by A Reader
Basic, simplistic and ineffective political spin in which you attempt to blame the opposition for the consequences of your own policies through endless repetition. As in: “the Labour leadership are Bradshawing the Tories over public sector cuts at the moment.”
The new EU designated metric unit of measurement for pomposity derived from Simon Cook, the theatrical Deputy Leader of the Lib Dems. For example: “Did you read that four Cookie column from George Ferguson in the Evening Post this weekend?”
Replaces the imperial measure “The Abraham”. There are approx 0.82 Cookies to the Abraham.
The bestselling mass market tool from the Labour Movement Robotics Corp. This small mechanical unit, designed to run one simple, repetitive interchangeable pre-programmed script at a time, is noted for its speedy and user-friendly reprogramming interface; for its high levels of reliability and for its sophisticated failsafe loyalty mechanism. The recent 2.0 models are fully compatible with Twitter, Blogger and most other social media formats.
“Quaifing (aka the Rees-Quaife Technique)”
Friendly, informal, unthreatening and utterly pointless style of political interviewing perfected on Ujima 98fm’s ‘Back of the envelope’ Sunday morning show now being implemented across all Bristol’s news media. Delivered in suitably deferential tones to local politicians and bigwigs – who preferably are a good friend or your boss – the technique involves pat-ball questions and the absolute avoidance of anything controversial, challenging or difficult. Can be contrasted to the “rotweiller” styles of popular and skilled political interviewers such as Paxman and John Humphrys.
For example: “Did you see that recent Quaifing of Jan Ormonroyd in Venue? Rubbish wasn’t it?”
“The Clark-Choudhury Charade Game”
A complicated, complex but nevertheless highly entertaining game of east(o)n origin often played outside polling stations and election counts.
The basic format is simple. In the preliminary stages the competitors simply jot down random numbers on pieces of paper/notebooks etc. The key stage begins when one of the participants must temporarily exit the arena leaving their papers/notebook in the care of their competitor(s).
On their return the papers/notebook will have “disappeared” and then the charades begin in earnest. Points are awarded for the most implausible denial, the most over-the-top reaction, the most unlikely threat, the intervention of law enforcement officers and/or electoral officers etc. Bonus points can also be achieved by involving non-players in the game.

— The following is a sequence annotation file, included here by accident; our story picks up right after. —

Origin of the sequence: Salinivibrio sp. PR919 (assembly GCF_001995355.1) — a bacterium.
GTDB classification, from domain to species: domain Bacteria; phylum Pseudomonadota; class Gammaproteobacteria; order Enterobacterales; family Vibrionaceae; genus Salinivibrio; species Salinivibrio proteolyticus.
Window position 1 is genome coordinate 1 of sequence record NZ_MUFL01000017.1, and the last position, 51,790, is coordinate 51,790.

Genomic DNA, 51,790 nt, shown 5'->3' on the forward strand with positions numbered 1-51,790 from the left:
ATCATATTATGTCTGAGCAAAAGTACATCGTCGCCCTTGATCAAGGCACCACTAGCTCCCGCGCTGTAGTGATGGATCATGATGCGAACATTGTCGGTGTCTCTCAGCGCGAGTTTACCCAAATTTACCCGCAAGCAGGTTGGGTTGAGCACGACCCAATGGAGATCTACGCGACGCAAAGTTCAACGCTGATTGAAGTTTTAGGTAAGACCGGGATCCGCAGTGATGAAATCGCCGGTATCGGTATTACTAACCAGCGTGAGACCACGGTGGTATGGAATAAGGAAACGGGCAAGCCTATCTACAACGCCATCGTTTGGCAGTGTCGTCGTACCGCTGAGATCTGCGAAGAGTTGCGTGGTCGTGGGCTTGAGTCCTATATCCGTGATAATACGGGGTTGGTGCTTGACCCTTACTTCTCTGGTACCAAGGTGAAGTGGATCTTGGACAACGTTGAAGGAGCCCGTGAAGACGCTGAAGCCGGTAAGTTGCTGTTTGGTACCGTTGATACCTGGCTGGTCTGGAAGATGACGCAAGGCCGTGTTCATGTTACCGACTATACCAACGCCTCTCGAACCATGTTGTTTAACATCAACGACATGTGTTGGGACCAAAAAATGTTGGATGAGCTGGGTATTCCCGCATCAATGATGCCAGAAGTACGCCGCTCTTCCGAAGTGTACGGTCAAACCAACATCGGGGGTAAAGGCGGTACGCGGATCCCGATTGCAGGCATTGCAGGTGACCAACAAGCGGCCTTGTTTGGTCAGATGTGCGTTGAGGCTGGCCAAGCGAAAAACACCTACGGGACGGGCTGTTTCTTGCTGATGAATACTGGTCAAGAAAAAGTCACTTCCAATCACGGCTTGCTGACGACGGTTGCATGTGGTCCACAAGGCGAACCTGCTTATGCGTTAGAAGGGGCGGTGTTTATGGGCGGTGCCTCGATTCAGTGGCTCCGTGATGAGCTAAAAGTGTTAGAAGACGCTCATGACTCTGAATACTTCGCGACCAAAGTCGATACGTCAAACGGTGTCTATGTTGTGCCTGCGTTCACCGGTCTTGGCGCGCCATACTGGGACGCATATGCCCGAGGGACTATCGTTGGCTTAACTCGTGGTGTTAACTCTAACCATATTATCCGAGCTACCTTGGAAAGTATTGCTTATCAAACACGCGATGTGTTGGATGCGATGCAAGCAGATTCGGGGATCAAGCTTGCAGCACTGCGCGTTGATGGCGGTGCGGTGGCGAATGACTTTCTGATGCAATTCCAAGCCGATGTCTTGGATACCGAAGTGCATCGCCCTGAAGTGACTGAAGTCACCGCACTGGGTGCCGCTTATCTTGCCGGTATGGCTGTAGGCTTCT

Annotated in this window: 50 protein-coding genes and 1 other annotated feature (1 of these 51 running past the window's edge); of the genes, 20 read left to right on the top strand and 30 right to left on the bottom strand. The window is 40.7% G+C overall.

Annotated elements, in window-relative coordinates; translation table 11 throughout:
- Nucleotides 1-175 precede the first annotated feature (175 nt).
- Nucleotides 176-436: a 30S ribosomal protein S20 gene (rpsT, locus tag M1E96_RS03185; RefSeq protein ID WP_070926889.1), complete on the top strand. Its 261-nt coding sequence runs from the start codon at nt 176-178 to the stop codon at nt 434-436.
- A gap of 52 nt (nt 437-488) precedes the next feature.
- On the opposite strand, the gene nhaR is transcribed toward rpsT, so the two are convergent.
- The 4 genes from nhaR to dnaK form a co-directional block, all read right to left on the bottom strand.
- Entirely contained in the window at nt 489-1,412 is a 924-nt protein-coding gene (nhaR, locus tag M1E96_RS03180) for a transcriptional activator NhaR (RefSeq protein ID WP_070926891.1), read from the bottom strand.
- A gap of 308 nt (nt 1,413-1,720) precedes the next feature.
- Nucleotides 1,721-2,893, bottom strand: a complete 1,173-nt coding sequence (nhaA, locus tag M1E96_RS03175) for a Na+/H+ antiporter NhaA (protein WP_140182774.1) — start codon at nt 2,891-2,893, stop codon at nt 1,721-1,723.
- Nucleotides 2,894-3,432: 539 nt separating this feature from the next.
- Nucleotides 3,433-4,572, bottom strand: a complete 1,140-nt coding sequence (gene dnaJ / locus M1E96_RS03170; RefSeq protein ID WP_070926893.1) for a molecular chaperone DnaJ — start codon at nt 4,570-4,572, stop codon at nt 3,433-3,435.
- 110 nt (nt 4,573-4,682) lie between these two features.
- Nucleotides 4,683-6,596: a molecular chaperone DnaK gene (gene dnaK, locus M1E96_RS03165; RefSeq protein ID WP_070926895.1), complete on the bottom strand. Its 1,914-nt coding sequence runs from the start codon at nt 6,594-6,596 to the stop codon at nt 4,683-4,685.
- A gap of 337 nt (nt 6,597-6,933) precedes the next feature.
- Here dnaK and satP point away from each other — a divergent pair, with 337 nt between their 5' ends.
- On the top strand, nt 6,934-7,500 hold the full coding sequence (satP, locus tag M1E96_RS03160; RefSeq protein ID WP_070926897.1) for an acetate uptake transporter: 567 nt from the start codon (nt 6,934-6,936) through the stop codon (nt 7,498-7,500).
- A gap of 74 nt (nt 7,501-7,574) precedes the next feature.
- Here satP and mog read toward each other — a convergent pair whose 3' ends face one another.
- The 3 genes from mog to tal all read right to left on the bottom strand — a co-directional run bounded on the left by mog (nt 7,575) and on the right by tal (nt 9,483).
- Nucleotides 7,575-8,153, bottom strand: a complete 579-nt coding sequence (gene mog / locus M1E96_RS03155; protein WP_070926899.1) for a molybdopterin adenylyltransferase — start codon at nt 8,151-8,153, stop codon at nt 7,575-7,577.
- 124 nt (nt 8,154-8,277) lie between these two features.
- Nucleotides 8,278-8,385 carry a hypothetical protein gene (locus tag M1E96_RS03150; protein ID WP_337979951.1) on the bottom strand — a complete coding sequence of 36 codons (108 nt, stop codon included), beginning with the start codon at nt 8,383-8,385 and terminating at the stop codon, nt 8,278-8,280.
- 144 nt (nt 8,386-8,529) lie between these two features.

Although deceptively simple, the complexity of the game becomes apparent when it is realised that each competitor plays to their own rules. However, this is counteracted by the fact that none of the competitors have any intention of playing within any rules whatsoever.
In the end, regardless of what happens during the game, the result is always the same. All competitors are shafted by being Kielyed.
“The Vision of Kent”
A politico-religious, probably hysterical, event believed to be the result of the alleged tendency of some Hartcliffe residents to grow large numbers of cannabis plants while being unfamiliar with the concept of politicians existing outside election campaigns. The phenomenon was reported in the months leading up to 4 May 2006 when some residents on the estate reported that they had seen Kent from their doorstep. Despite none of the individuals being able to repeat this miraculous sighting since the 4 May 2006, they remain insistent that this was the case.
UPDATE: Strangely enough, in the months leading up to the 3 May 2007, an even more ridiculous claim was made by some Hartcliffe residents that they had seen Holland from their doorstep. The phenomenon has been investigated by academics from Bristol University but there have been no further incidents of people claiming to be able to see either Kent or Holland from the doorsteps of Hartcliffe.
COMING SOON: The Bristol Blogger’s Glossary of Bristol City Council terms – the jargonbuster you’ve all been waiting for!